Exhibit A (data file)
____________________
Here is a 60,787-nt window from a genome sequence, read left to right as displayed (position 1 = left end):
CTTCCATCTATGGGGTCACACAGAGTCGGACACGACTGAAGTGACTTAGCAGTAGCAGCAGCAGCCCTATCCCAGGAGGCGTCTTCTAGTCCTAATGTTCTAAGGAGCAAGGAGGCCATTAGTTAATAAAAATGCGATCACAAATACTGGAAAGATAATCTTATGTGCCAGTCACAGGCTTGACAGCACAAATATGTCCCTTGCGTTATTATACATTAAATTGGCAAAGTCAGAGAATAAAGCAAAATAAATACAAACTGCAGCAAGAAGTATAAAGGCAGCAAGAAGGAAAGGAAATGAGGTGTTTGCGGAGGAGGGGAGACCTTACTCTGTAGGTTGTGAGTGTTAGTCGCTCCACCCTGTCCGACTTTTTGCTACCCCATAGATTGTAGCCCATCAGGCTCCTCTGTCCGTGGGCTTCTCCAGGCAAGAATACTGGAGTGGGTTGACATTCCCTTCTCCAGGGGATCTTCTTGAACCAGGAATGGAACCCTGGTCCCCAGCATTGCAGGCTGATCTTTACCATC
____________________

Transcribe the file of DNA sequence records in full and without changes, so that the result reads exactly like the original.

Here is a 60,787-nt window from a genome sequence, read left to right as displayed (position 1 = left end):
CTTCCATCTATGGGGTCACACAGAGTCGGACACGACTGAAGTGACTTAGCAGTAGCAGCAGCAGCCCTATCCCAGGAGGCGTCTTCTAGTCCTAATGTTCTAAGGAGCAAGGAGGCCATTAGTTAATAAAAATGCGATCACAAATACTGGAAAGATAATCTTATGTGCCAGTCACAGGCTTGACAGCACAAATATGTCCCTTGCGTTATTATACATTAAATTGGCAAAGTCAGAGAATAAAGCAAAATAAATACAAACTGCAGCAAGAAGTATAAAGGCAGCAAGAAGGAAAGGAAATGAGGTGTTTGCGGAGGAGGGGAGACCTTACTCTGTAGGTTGTGAGTGTTAGTCGCTCCACCCTGTCCGACTTTTTGCTACCCCATAGATTGTAGCCCATCAGGCTCCTCTGTCCGTGGGCTTCTCCAGGCAAGAATACTGGAGTGGGTTGACATTCCCTTCTCCAGGGGATCTTCTTGAACCAGGAATGGAACCCTGGTCCCCAGCATTGCAGGCTGATCTTTACCATC